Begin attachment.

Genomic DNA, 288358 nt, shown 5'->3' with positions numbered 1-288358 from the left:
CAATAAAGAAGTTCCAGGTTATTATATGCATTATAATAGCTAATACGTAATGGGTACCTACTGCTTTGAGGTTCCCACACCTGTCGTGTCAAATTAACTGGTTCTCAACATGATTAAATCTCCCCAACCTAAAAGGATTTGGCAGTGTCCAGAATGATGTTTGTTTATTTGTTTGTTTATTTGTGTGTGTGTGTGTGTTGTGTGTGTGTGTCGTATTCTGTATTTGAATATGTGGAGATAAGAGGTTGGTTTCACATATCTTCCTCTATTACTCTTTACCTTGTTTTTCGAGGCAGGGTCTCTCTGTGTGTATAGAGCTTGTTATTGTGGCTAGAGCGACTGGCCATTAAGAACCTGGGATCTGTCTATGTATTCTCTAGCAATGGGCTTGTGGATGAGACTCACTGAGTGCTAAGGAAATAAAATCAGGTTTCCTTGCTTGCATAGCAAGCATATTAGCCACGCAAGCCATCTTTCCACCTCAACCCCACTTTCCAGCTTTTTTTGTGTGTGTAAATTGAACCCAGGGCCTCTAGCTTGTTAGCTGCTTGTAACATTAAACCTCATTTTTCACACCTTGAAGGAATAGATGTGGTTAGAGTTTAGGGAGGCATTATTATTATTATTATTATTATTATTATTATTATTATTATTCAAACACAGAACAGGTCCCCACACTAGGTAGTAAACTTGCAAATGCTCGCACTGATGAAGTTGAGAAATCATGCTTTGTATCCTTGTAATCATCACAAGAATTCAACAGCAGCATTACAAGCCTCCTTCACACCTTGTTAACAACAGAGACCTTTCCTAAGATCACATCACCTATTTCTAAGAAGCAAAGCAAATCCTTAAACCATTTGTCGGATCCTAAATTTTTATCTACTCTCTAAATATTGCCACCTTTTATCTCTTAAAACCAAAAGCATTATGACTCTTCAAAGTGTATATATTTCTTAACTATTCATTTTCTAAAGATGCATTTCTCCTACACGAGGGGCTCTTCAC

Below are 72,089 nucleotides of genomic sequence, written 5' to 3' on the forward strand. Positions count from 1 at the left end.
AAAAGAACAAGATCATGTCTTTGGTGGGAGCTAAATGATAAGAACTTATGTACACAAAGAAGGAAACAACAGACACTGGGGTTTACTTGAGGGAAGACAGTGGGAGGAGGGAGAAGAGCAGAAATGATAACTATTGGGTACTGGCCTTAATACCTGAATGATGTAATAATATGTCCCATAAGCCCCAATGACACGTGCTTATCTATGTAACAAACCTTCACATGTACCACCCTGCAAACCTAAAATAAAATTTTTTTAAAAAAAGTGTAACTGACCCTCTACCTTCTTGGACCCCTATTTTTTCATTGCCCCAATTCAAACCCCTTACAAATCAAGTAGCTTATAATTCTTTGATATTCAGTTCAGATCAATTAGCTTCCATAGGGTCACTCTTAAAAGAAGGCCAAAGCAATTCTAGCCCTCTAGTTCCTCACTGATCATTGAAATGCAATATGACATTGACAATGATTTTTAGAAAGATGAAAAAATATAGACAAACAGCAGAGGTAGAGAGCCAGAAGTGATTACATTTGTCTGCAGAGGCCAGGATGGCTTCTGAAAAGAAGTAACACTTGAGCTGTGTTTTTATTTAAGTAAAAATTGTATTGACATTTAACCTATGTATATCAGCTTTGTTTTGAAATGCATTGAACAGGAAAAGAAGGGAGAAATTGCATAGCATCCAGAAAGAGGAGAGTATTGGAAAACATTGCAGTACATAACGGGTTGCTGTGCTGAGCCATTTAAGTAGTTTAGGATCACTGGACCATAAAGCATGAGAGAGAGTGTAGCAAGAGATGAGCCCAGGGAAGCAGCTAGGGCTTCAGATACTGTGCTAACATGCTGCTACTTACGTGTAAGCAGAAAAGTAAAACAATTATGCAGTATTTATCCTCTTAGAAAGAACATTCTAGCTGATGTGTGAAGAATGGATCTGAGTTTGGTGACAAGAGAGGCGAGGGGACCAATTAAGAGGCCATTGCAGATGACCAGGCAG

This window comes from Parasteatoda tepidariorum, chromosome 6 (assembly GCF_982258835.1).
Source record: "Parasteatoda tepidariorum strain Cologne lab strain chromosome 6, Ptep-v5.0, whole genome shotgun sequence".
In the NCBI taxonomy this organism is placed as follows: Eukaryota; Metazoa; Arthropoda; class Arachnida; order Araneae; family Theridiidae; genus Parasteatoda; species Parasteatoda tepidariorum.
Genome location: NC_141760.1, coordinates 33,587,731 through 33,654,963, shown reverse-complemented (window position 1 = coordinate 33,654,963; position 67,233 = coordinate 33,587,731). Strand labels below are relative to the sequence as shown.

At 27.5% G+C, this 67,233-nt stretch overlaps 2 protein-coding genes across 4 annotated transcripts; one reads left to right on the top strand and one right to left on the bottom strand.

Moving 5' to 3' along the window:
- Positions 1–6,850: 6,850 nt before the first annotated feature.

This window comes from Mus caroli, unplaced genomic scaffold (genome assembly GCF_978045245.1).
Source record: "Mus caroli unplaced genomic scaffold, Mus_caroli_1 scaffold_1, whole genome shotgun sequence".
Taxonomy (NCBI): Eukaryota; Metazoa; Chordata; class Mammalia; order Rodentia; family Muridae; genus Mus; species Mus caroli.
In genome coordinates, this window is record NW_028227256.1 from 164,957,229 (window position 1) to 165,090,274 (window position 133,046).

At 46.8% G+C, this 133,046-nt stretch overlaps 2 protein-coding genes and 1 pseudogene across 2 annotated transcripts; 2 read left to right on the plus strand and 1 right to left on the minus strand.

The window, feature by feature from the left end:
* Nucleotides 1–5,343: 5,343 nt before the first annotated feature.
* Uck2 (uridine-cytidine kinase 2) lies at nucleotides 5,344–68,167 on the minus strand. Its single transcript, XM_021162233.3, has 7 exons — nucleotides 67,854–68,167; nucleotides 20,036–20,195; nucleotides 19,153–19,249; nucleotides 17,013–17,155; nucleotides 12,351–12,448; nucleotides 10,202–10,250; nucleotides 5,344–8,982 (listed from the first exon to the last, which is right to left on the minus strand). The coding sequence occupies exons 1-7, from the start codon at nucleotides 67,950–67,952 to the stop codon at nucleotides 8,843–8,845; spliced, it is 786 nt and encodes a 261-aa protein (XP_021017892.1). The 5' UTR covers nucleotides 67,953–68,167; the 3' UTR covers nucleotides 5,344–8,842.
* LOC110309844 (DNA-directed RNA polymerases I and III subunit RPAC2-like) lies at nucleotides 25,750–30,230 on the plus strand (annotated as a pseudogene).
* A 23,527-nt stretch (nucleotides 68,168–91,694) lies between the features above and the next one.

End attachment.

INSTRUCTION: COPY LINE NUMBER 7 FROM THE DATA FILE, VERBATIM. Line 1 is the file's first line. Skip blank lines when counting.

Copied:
In the NCBI taxonomy this organism is placed as follows: Eukaryota; Metazoa; Arthropoda; class Arachnida; order Araneae; family Theridiidae; genus Parasteatoda; species Parasteatoda tepidariorum.